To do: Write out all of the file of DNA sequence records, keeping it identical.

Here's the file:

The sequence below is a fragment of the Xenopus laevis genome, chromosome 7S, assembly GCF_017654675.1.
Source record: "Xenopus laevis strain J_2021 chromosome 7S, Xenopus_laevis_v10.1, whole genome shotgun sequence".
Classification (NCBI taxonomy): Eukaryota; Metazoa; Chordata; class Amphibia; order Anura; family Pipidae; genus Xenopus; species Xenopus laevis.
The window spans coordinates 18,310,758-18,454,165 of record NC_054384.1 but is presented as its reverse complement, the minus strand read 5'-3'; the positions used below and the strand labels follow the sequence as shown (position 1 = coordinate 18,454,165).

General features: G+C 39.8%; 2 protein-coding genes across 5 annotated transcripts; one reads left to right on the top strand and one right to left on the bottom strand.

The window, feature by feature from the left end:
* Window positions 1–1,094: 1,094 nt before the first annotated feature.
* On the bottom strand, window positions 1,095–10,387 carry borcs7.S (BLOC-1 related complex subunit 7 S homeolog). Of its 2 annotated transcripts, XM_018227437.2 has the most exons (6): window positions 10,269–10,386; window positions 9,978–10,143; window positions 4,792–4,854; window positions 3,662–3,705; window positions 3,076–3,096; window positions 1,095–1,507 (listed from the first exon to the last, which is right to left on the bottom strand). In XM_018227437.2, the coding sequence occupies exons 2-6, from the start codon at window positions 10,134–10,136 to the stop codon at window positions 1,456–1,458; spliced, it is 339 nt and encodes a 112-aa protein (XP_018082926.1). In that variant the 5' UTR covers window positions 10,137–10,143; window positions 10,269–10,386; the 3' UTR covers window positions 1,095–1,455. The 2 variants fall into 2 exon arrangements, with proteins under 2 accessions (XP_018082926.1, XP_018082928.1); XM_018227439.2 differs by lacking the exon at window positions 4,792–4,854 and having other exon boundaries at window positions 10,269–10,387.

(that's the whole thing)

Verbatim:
The sequence below is a fragment of the Xenopus laevis genome, chromosome 7S, assembly GCF_017654675.1.
Source record: "Xenopus laevis strain J_2021 chromosome 7S, Xenopus_laevis_v10.1, whole genome shotgun sequence".
Classification (NCBI taxonomy): Eukaryota; Metazoa; Chordata; class Amphibia; order Anura; family Pipidae; genus Xenopus; species Xenopus laevis.
The window spans coordinates 18,310,758-18,454,165 of record NC_054384.1 but is presented as its reverse complement, the minus strand read 5'-3'; the positions used below and the strand labels follow the sequence as shown (position 1 = coordinate 18,454,165).

General features: G+C 39.8%; 2 protein-coding genes across 5 annotated transcripts; one reads left to right on the top strand and one right to left on the bottom strand.

The window, feature by feature from the left end:
* Window positions 1–1,094: 1,094 nt before the first annotated feature.
* On the bottom strand, window positions 1,095–10,387 carry borcs7.S (BLOC-1 related complex subunit 7 S homeolog). Of its 2 annotated transcripts, XM_018227437.2 has the most exons (6): window positions 10,269–10,386; window positions 9,978–10,143; window positions 4,792–4,854; window positions 3,662–3,705; window positions 3,076–3,096; window positions 1,095–1,507 (listed from the first exon to the last, which is right to left on the bottom strand). In XM_018227437.2, the coding sequence occupies exons 2-6, from the start codon at window positions 10,134–10,136 to the stop codon at window positions 1,456–1,458; spliced, it is 339 nt and encodes a 112-aa protein (XP_018082926.1). In that variant the 5' UTR covers window positions 10,137–10,143; window positions 10,269–10,386; the 3' UTR covers window positions 1,095–1,455. The 2 variants fall into 2 exon arrangements, with proteins under 2 accessions (XP_018082926.1, XP_018082928.1); XM_018227439.2 differs by lacking the exon at window positions 4,792–4,854 and having other exon boundaries at window positions 10,269–10,387.